Film Review: ‘Due Date’


When it came to co-writing his latest comedy, Due Date (2010), The Hangover (2009) director Todd Phillips took more than a few leaves out of Planes, Trains & Automobiles’ (1987) unblemished book. Perhaps Due Date is a loving homage to that John Hughes classic (which also happens to be one of my favourite films), but the similarities are definitely there in both storyline and protagonists.

Robert Downey Jr. stars as Peter Highman, an edgy father-to-be who bumps into Ethan Tremblay (the usually hilarious Zach Galifianakis) on a flight headed to Los Angeles, where his wife is due to give birth any day now. After an altercation before the flight takes off, Peter apprehensively hitches a ride with the wacky Ethan on a cross-country road trip to make it home in time for the birth of his first child.

Ethan’s motive is to get to Hollywood and live out his dreams of becoming an actor, and to scatter the remains of his recently deceased father whom he keeps in an empty coffee can, which is responsible for one of the many gross-out gags milked throughout the film. Throughout the journey, the escapades (including car crashes, in-car masturbation and a run-in at the Mexican border) become more frequently exaggerated and over the top, pushing the boundaries of plausibility to crass new levels.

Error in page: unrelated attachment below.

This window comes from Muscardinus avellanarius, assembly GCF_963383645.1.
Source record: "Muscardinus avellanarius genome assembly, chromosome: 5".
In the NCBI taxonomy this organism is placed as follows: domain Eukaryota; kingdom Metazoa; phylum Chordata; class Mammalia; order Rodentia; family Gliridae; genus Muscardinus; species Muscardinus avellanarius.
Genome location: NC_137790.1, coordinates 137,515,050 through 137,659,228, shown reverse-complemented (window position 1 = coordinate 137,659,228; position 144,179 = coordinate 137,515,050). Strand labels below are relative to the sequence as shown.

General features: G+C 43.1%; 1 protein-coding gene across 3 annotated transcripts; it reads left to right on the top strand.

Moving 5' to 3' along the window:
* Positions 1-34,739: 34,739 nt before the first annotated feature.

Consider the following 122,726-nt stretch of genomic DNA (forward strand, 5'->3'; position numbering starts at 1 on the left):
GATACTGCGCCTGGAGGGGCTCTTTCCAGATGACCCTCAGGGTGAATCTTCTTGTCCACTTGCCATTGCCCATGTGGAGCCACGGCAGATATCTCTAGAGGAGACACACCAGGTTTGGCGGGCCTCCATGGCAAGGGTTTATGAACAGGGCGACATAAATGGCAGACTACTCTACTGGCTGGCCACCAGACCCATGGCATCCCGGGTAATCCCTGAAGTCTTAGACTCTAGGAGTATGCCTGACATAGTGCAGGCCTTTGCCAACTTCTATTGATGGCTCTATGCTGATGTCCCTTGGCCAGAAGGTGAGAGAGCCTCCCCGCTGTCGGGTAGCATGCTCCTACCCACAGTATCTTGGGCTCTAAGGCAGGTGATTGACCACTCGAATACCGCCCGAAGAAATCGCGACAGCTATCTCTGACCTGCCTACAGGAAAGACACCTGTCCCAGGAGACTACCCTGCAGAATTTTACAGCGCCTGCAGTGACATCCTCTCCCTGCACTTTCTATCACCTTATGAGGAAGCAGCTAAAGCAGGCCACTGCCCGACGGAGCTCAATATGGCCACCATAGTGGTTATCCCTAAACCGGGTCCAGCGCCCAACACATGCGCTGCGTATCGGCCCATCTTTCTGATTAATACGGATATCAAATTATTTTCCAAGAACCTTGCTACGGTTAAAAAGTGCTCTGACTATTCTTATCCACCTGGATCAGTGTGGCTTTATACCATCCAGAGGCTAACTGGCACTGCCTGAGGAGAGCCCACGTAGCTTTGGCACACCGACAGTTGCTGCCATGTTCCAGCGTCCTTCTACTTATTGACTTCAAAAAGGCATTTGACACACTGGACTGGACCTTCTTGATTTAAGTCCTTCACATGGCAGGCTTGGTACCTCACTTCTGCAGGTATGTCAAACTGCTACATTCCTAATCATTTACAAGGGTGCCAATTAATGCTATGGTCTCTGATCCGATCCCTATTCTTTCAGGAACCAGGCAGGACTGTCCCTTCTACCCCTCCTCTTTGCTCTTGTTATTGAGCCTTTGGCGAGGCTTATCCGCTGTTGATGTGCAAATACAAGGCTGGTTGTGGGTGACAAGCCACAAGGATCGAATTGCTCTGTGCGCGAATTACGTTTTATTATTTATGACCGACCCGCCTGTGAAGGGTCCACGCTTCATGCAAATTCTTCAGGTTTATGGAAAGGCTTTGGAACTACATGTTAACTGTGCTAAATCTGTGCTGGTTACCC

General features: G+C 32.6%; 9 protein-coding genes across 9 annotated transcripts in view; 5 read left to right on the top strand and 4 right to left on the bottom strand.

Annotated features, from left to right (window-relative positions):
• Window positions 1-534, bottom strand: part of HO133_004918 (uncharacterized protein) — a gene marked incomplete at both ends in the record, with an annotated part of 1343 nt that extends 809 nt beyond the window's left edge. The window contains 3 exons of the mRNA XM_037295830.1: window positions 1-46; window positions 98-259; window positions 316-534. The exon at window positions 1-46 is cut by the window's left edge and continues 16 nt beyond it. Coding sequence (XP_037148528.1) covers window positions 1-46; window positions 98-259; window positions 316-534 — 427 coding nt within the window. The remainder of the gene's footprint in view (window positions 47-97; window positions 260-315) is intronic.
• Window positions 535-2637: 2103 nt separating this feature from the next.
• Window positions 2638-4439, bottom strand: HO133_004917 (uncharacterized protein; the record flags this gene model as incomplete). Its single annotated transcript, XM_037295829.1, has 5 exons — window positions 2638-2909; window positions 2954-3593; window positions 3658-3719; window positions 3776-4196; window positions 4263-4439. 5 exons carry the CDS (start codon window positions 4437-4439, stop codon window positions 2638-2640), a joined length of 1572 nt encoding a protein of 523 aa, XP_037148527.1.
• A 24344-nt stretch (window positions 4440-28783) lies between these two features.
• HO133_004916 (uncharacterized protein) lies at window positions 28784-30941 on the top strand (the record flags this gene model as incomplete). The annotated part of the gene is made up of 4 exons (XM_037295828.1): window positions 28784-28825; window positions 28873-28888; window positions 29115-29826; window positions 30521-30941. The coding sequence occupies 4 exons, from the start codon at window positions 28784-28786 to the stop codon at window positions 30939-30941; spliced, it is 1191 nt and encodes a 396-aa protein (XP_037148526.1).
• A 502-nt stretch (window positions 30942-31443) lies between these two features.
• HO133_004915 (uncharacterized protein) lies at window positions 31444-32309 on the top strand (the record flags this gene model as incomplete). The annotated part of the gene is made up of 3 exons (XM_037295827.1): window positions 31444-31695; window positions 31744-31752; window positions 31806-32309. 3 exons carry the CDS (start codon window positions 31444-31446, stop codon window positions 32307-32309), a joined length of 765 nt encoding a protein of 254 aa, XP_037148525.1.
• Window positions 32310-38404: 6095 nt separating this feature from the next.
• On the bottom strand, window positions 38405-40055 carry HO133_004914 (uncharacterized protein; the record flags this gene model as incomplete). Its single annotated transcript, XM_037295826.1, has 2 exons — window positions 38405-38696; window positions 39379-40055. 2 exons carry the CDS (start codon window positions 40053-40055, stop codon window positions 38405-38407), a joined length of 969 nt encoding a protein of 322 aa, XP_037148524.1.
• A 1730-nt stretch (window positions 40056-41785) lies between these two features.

Todd Phillips is responsible for last year’s uproariously popular The Hangover, a brilliant R-rated comedy which succeeded in blending a mixture of watchable characters with a creative premise. Due Date on the other hand is a fairly unoriginal movie which exasperates any opportunities for comedy, with the end results being run of the mill and slightly contrived. The endless setbacks eventually become repetitive, over the top and exhausting, though the short 90 minute running time works in the films favour. The film’s strengths also lie in the strong screenplay, which mixes quick quips with some foul-mouthed sparring between the two leads, who share a natural chemistry.

Though not a bad film per se, Due Date suffers from a derivative, clichéd narrative which leaves no comedic rock unturned and borrows far too frequently from the far superior Planes, Trains & Automobiles, a highly memorable film, whereas this sadly isn’t.

Edward Frost